Catfish and the Bottlemen return with an eagerly anticipated second album that highlights the following they have gained since emerging in emphatic fashion 18 months ago. It is a sizeable step towards their goal of filling stadiums with euphoric hits.

Continuing on from their debut ‘The Balcony’, this album features songs based exclusively on relationships and the highs and lows that they entail. ‘Glasgow’ documents the liberation that lead singer Van McCann feels ‘without checking my phone’ wanting to have personal space but being possessive simultaneously, pleading that ‘I want you to myself’. This track also emphasises the vocal dominance that is present in large parts of the album, thanks to McCann’s extremely impressive range.

The chemistry of the Bottlemen is lucid throughout ‘Anything’ with succinct drums and a whirling, carefree guitar solo that has a garage-like feel to it. Van also communicates his desire to put a prospective partner’s interests before his own, stating he would ‘give up smoking…if it means that we get through’ which suggests he must really care about her given his self-confessed love of smoking.

Of course, optimism is aplenty, most notably on the album opener ‘7’ and single ‘Soundcheck’ that demonstrate the quartet’s penchant for conjuring radio-friendly hits with catchy choruses. If only the fuzzy riff in the bridge section of the song went on for a few seconds longer.  ‘Postpone’ is the type of track you stick on when frustrated or elated, its edgy chorus and exuberant riffs are perfect for any mood and has a strong feel of Oasis in its release of emotion. Being desperate to spend time with a significant other, the vocals plead her ‘take time off, tell ’em someone needs you’.

‘Oxygen’ tells the story of dependence upon others as ‘she leaves my heart eleven degrees’. It also appears to allude to the usefulness of drugs as ‘oxygen’s overrated, I don’t even need to breathe, she’s got a tankful of highs’. This song also highlights the maturity of the band in that if this track were to have appeared on their first LP, it would have a more powerful chorus, but the fact that it doesn’t adds more depth to what is a single-worthy hit.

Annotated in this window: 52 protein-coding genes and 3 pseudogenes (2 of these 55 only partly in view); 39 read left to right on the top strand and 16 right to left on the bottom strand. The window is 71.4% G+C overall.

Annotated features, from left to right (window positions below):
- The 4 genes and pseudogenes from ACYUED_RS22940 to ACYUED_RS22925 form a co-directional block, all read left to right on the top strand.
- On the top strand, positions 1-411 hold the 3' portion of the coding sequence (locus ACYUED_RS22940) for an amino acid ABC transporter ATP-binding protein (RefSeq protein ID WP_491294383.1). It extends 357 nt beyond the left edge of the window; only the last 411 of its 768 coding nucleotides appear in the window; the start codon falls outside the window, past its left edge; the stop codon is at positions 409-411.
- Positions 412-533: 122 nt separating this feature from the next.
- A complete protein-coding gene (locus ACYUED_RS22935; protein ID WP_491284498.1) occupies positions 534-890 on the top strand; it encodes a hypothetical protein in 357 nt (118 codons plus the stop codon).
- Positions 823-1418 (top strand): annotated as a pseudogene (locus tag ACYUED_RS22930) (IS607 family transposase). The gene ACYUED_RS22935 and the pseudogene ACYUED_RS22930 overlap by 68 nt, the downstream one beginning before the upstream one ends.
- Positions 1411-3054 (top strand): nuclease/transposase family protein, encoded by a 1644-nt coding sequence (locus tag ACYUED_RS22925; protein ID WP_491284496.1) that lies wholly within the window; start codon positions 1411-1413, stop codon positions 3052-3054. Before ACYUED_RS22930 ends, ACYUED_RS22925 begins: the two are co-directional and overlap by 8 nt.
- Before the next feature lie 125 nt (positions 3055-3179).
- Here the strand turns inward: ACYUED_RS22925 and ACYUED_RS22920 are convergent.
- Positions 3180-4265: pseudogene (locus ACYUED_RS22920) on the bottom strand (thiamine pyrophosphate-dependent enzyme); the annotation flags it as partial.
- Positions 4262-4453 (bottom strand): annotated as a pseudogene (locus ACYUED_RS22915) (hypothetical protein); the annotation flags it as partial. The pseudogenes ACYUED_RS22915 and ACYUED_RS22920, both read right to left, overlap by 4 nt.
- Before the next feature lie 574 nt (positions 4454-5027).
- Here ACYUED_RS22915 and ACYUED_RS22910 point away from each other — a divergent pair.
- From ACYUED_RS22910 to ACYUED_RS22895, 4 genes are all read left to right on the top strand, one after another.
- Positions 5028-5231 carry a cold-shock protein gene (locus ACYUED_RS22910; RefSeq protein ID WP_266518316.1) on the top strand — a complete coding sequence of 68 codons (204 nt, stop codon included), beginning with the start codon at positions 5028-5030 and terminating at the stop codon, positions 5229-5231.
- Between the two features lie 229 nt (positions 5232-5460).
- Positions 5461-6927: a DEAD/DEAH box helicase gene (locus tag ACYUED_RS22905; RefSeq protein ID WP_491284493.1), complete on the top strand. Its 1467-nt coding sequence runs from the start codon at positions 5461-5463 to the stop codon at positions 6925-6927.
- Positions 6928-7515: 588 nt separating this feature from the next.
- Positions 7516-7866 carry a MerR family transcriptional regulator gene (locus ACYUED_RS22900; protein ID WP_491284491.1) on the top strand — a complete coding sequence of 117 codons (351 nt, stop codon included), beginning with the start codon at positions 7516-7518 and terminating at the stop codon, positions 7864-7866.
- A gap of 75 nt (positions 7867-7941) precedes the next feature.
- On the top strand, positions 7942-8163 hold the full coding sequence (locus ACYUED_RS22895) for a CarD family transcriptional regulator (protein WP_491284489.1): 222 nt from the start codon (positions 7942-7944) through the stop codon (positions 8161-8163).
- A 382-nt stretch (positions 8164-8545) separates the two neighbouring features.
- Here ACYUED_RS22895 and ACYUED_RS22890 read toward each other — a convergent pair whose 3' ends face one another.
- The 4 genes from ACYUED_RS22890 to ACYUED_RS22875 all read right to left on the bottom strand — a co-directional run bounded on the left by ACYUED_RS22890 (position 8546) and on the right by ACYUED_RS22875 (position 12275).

‘Emily’ opens in reflective fashion thanks to the cut back instrumentals and soothing notes of McCann. Although it features an energetic chorus, it encapsulates both sides of the band perfectly. Their buzzing, youthful vibes are evident but the group are given an extra element in the form of their lead vocalist’s superb vocal range. ‘Red’ voices the anger and hurt of being ditched for somebody else, ‘can he do what I do for you’. Raw emotion which is masked for the majority of the album, is set free in the explosive chorus and shredding guitar solo.

The album comes to a close with very sombre, slower-paced tracks in ‘Heathrow’ and ‘Outside’. It features self-deprication, ‘I was nothing much’ and an extremely intimate relationship. ‘Hug her like her mother would’ and ‘snug her in the kitchen’ highlight the special place this girl from ‘a different league’ has on Van. The album finale, ‘Outside’, reflects upon a hookup that didn’t quite work out ‘I missed it, I was bound to’. It has a regretful yet positive edge, as if he is happier as a result of a breakup.

Overall, this is a fantastic album that stands out despite the recurring and ever-present topic of relationships. This is down to the group’s ability to produce songs that are sensitive yet optimistic, and the fact that Van McCann has arguably the best vocal range of an alternative lead singer only helps their lofty aspirations. This second album will do too, showcasing all the talents of a band that has already won a BRIT award. ‘The Ride’ shows that the Bottlemen are back with a bang!